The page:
It is a truth universally acknowledged that all countries need an art biennial. Thailand now has four.
It is not clear why, when the country had none before, various groups chose this year to launch their biennial. Some put it down to serendipity; others say that Thailand is keen to show the world that it is back in business after the 2014 military coup; that there is a “now or never” feeling in the air during the lull ahead of next year’s general election; or that marketing budgets swelled during the two-year mourning period for King Bhumibol Adulyadej and those controlling them are itching to invest in sponsorship of popular events amid strong economic growth.
The result is that contemporary art is being given a showing like never before in the Southeast Asian kingdom. First came the grass-roots, artists-led Bangkok Biennial, which launched in July under a radical, crowdsourcing model. In October, the Bangkok Art Biennale (or BAB, to avoid confusion) opened to great fanfare at 20 eye-catching venues across the city. Last month also saw the birth of Ghost:2561, a video-art festival with an innovative curatorial approach that will recur every three years (which makes it a triennial, technically, but comparable as an exhibition model with the others). And, finally, the Thailand Biennale has just begun in the southern resort city of Krabi – the only show that is organised by the government and with all the artworks displayed outdoors.
Cynics may point out that Thailand is catching biennial (or alternatively, biennale) fever just as the rest of the world is cooling on the idea. The fashionably sardonic complaint among the champagne-quaffing art crowd is that the world doesn’t need another biennial when there are hundreds, in all corners of the planet, already competing for attention. But the sudden flurry of activity in Thailand and the colourful personalities behind the events give insight into a can-do, democratic spirit that has flourished despite four years of military dictatorship.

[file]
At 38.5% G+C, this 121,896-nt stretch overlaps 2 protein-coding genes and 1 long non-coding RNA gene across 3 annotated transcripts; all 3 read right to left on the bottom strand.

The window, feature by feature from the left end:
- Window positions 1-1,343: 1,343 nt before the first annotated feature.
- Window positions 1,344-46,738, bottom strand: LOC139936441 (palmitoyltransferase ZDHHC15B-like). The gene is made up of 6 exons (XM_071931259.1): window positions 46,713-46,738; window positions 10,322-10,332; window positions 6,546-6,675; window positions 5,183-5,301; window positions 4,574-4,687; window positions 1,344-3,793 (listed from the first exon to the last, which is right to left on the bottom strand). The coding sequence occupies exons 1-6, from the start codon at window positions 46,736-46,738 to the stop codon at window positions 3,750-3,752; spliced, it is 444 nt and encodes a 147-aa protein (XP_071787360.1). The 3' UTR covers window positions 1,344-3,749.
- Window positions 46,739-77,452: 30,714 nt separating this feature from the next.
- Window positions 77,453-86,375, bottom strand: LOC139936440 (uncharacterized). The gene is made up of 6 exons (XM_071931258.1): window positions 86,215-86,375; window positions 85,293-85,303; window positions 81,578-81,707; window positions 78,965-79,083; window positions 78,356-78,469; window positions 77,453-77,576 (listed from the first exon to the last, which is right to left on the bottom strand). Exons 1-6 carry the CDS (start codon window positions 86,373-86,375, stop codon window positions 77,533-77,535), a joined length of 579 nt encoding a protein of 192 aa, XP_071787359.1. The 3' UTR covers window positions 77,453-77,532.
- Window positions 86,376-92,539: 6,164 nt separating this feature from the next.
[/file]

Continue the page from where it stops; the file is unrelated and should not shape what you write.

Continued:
Biennials took a while to catch on. In the nine decades after the city council of Venice, Italy, opened the first, La Biennale di Venezia, in 1895, only three other cities launched their own version of a non-commercial, international visual art expo held every other year: São Paulo, Brazil (1951); Sydney, Australia (1973); and Havana, Cuba (1984).
And then the concept took off. In 2015, British art theorist and biennial critic Peter Osborne counted 175 active events. This year, Anthony Gardner, head of the Ruskin School of Art, at Britain’s Oxford University, told a Hong Kong audience that a liberal estimate would put the total closer to 300.
The usual criticisms include the cost and the way these mega events reinforce the capitalistic nature of the art world. They suck up resources from independent initiatives, are too focused on providing spectacles rather than good art and are used as propaganda by dictatorships keen on projecting a false image of open-mindedness. The list goes on.
There are positives to art biennials, too. The scale of these months-long exhibitions has made them the cornerstone of art-history-making, which means that having one on your home turf is a way to stand up and be counted. They boost soft power and local infrastructure supporting the arts, encourage more collecting and can revitalise entire neighbourhoods. And then there is tourism. Each Venice Biennale is visited by more than 600,000 affluent individuals.
But surely Thailand, like Venice, doesn’t need more tourists? Or does Thailand think it is attracting visitors of the wrong kind?
Last year, Thailand’s Ministry of Tourism and Sports launched a campaign to attract long-stayers and stopped setting a quantitative growth target. Visitors arriving by air are now shown a video before landing that urges foreigners to turn their back on sex and drugs and instead explore Thailand’s heritage and natural sites.
“We need quality tourism in Bangkok, and the biennale can help promote the city’s rich heritage and culture,” says Apinan Poshyananda, chief executive and artistic director of BAB.
The art historian, as eloquent in English as he is in Thai, is a powerful, well-connected figure who has enjoyed a varied career. He was a popular teacher at Bangkok’s Chulalongkorn University and founded its art centre, a place known for bold experimentation. In the early 2000s, he joined the Ministry of Culture, becoming permanent secretary for two years after the 2014 coup that ousted prime minister Yingluck Shinawatra.
Little surprise, then, that of the four new events, BAB has generated the most noise internationally – it was unveiled at the Venice Biennale last year – and it is certainly the most slick.
Soon after Apinan left the ministry, the government revived plans for a Thai biennial that he had helped draw up. But Apinan decided to put on his own event, by bringing together the most unlikely of bedfellows: a Thai-Chinese alcohol empire and the abbots of some of Bangkok’s most venerable temples.
ThaiBev is the Sirivadhanabhakdi family-controlled conglomerate with sales of US$5.8 billion last year that is responsible for those nasty hangovers caused by Chang Beer and SangSom rum. The family are also major property developers. Together with fellow property giants such as Central Group and Siam Piwat, they set aside 150 million baht (HK$35 million) to fund the first three editions of BAB and to provide exhibition spaces in the city’s glitziest shopping malls.